By Kamila Sfugier Tollik
Fish is crucial to a nutritious diet
Humans have been eating freshwater and near-shore marine organisms at least since the Neolithic, Bronze and Iron Ages. This large appetite for fish and seafood products (FAPs) is healthy since FAPs provide Vitamins D, A, and B12; selenium; omega-3s fatty acids; and other nutrients.
Depending on their fat content, fish are classified as lean, semi-fatty, or fatty. Fish oils from fatty fish such as salmon, herring, mackerel, smoked trout, and sardine are the richest source of DHA and EPA omega-3 fatty acids, and you can read more about fish fatty acids here.
Nowadays in the Anthropocene, fish may also be contaminated by environmental pollutants such as methylmercury, PCBs, and dioxins. To guarantee people can experience the benefits from fish while reducing the dangers from contaminants, food safety agencies recommend eating fish twice a week, including one portion of lean fish and one portion of fish high in omega-3s.
Looking at the European fish market
The latest Eurobarometer survey on EU consumer habits regarding fishery and aquaculture products states that the majority of the respondents (64%) eat fish several times per month, mostly at home. Europeans consider FAPs to be healthy and tasty, and these are the main reasons behind the purchase and consumption. Nearly 80% of consumers buy their products at the grocery store, supermarket, or hypermarket where frozen products are the most preferred category, slightly ahead of fresh and tinned products.
According to the report by European Market Observatory for Fisheries and Aquaculture (The EU fish market, 2021), apparent consumption of FAPs in the EU amounted to 12.3 million tonnes in 2019. The average EU citizen consumed 23,97 kg of fish and seafood, of which 18,33 kg originated from fishing activities and 5,64 kg from aquaculture.
Let’s dive deeper into the European wallets…
In 2019, households in the EU spent 3% more on buying FAPs than the year before. Italians spent the most on FAPs, followed by Spain and France, compared to the other EU Member States. However, the Portuguese are the real fishery lovers with the highest expenditure per capita (371 EUR) on FAPs while the average European spent less than a third of that (110 EUR).
EU production, reaching 5,06 million tonnes in 2019, mainly focused on pelagic (herring, sprats and mackerel) and demersal (cod, haddock, and flatfish) fish. In 2019, European Union’s demand on FAPs made it the world’s number two seafood importer in volume (6,28 million tonnes), just after China (6.34 million tonnes), but number one in terms of value.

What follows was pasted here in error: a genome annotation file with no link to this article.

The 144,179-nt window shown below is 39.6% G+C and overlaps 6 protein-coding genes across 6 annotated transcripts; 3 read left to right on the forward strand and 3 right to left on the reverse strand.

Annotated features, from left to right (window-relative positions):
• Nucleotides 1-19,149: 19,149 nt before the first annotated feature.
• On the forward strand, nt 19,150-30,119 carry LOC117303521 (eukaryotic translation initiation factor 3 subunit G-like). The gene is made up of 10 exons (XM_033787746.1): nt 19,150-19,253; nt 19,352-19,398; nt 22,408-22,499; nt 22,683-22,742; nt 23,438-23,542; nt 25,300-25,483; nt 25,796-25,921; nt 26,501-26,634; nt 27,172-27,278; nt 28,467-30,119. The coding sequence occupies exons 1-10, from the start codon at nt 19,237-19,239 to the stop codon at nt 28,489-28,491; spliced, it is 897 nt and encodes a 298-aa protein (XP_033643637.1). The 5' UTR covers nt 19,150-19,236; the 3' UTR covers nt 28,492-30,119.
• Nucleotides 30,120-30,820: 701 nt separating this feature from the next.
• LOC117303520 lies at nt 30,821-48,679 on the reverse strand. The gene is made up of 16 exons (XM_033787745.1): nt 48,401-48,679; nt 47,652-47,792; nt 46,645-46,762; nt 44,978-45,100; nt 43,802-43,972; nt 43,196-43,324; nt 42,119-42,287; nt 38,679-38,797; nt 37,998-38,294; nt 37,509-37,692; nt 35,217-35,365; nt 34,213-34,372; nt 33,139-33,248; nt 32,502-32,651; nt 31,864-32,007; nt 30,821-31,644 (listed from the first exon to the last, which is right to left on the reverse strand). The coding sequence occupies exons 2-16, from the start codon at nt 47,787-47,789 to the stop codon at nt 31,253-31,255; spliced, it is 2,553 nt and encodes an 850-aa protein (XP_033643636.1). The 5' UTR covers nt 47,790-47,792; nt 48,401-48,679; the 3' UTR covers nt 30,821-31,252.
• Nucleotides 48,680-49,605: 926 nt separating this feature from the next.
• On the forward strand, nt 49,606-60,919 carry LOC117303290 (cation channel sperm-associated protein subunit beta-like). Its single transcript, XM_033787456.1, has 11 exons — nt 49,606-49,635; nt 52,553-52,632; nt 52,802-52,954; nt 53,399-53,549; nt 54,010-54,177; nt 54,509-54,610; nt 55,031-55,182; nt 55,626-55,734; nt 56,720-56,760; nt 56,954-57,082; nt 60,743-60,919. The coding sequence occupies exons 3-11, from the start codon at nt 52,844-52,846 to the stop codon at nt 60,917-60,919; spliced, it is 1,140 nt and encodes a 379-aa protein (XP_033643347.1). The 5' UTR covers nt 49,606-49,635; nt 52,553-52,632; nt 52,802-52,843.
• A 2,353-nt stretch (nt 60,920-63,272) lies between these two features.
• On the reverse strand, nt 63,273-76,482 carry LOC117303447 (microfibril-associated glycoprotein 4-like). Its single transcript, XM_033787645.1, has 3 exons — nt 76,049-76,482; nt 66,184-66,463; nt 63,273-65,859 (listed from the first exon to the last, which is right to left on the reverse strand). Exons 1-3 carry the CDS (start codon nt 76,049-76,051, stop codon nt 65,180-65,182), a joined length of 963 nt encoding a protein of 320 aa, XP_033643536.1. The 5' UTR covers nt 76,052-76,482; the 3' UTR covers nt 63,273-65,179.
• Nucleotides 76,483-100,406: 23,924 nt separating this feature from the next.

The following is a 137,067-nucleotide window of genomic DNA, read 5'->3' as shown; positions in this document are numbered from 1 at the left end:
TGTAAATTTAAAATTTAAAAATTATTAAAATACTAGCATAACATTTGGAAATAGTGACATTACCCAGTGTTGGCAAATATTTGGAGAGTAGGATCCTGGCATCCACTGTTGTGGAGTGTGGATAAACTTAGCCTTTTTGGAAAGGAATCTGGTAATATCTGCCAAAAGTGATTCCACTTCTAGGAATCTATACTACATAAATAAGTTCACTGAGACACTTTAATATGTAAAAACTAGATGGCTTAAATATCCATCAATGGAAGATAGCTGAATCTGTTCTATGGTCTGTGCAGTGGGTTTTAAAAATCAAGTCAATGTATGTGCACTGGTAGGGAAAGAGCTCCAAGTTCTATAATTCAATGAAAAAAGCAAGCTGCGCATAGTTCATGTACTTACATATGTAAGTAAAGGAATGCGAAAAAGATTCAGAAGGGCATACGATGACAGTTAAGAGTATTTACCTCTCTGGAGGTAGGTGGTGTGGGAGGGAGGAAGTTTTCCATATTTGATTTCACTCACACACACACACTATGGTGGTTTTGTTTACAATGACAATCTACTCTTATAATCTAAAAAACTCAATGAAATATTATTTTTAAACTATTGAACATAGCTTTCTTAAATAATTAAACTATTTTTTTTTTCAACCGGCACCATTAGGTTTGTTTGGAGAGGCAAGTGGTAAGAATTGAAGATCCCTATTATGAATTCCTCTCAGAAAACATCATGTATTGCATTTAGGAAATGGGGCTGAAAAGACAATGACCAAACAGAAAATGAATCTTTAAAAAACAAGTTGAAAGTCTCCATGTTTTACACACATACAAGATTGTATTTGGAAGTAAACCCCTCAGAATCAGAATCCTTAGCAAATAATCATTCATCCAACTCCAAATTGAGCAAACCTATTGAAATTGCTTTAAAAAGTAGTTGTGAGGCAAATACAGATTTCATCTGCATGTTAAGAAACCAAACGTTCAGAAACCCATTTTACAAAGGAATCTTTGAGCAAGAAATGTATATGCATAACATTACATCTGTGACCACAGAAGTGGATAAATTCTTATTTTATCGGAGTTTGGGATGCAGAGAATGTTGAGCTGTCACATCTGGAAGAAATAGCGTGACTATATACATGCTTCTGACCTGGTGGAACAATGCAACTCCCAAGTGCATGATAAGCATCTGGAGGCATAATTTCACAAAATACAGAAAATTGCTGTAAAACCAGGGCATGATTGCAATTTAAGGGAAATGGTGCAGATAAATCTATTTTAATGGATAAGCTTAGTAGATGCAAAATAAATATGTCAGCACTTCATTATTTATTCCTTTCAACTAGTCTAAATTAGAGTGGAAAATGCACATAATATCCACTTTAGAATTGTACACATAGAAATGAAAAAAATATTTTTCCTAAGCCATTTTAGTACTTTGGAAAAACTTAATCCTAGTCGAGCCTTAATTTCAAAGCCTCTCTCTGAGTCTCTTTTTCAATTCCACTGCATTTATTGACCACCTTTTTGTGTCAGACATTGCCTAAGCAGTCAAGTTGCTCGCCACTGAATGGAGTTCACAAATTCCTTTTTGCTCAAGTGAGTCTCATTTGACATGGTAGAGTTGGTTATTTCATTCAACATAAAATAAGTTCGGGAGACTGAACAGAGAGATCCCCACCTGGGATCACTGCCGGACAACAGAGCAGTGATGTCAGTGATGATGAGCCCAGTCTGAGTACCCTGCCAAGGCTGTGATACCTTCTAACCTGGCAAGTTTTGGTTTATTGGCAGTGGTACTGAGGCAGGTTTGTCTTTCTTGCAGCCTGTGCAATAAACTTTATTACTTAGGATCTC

In 2019, the EU self-sufficiency for fish and seafood was 41,2%, and it is calculated as the ratio of domestic production over domestic consumption. Accordingly, the 9th of July in 2019 was declared as the EU’s ‘Fish Dependence Day’, the day when EU consumers began to eat fish imported from non-EU countries as their own production was no longer sufficient. Although COVID-19 has impacted the European seafood market and slightly decreased imports from developing countries in 2020, overall demand for seafood has remained stable in Europe during the pandemic. Compared with 2019, imports decreased by 9% in value. This was due to the significant decrease of imports of high-value species mainly destined for the Hotels, Restaurants and Catering sector.
Consumers play a fundamental role in shaping future markets. Based on the Eurobarometer survey, we can assume certain coming trends. Sustainability and the environmental footprint are emerging as crucial features when Europeans select their seafood. In Sweden, the environmental, social, and ethical impacts are considered as the most important aspects when buying FAPs. To empower consumers, the European Commission is planning to propose a sustainable food labeling framework. Another key possibility for the FAPs market is the introduction of new species. Tuna, salmon, and cod are the most consumed species in the EU, but 61% of EU consumers agree that they like to try new products and species. Moving towards herbivorous fish production like grey mullet can have biological and economical potential. The growing demand for a greater diversity of fish species confirms the relevance of the Farm to Fork strategy for an environmentally friendly food system.
Finally, Europeans’ love for fish and seafood products shows no sign of slowing down, so securing the efficiency and sustainability of the sector requires combined actions from all the actors. You too can play a role by requesting sustainable seafood!
Peer-edited by Kaylee Helfrich, PhD in Nutrition
Infographic credit: Mihaela Bozukova, PhD Candidate in Computational Genomics
Featured picture credit: Nguyen Dang Hoang Nhu